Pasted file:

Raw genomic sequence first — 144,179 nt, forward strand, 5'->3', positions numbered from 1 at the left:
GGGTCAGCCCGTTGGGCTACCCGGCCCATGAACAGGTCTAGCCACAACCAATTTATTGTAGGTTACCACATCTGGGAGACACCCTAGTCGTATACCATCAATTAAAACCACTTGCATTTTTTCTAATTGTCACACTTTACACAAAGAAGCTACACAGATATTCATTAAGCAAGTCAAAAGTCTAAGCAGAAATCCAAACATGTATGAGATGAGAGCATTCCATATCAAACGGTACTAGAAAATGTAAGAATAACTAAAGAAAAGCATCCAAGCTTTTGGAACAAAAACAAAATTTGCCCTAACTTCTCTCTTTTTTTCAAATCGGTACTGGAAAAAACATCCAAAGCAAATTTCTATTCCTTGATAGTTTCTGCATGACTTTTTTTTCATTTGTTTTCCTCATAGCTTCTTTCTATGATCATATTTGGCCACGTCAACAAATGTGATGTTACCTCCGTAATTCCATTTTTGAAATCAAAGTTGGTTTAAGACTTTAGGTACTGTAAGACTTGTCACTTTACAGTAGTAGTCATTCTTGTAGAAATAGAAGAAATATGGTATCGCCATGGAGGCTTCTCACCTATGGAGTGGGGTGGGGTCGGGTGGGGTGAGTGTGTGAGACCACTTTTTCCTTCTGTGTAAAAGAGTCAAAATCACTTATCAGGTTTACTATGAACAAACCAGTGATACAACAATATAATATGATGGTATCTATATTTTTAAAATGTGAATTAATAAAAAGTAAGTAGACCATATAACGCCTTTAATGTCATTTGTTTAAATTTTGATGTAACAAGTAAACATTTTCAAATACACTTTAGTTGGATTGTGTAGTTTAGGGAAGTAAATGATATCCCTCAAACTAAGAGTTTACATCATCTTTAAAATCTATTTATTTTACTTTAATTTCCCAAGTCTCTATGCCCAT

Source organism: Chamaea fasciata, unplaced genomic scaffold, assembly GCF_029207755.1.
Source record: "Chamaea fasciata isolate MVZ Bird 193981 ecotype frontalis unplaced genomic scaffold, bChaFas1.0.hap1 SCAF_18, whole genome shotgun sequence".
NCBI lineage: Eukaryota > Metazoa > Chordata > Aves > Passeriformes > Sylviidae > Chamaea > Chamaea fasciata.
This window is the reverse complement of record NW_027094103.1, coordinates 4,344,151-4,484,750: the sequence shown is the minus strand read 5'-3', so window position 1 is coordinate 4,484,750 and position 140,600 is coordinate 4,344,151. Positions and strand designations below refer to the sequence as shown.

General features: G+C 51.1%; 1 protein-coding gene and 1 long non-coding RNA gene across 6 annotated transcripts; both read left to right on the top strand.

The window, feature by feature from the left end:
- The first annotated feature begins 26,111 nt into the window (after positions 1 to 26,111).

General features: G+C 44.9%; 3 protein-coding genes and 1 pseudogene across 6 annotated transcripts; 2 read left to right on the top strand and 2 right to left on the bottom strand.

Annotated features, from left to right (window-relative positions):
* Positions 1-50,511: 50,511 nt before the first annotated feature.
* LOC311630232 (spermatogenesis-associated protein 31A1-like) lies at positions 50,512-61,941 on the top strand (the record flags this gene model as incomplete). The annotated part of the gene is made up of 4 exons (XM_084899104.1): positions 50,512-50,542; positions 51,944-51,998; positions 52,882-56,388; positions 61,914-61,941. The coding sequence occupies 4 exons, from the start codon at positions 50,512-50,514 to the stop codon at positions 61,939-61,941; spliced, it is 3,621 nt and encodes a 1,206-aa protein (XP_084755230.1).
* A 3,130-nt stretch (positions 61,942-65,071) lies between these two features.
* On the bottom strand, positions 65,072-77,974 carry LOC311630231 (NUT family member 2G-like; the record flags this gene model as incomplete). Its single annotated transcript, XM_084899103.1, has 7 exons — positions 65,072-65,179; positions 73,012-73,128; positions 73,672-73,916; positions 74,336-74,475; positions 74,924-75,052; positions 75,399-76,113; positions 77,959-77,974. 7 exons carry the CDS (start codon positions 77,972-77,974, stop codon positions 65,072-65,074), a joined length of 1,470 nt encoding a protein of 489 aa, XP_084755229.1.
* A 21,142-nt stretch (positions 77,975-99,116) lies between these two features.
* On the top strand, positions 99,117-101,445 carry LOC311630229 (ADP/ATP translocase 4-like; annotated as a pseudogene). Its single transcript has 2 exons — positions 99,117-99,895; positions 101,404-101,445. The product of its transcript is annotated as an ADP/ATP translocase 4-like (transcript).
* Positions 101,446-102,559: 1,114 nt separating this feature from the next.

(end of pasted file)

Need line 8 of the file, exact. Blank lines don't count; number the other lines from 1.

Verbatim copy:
The window, feature by feature from the left end: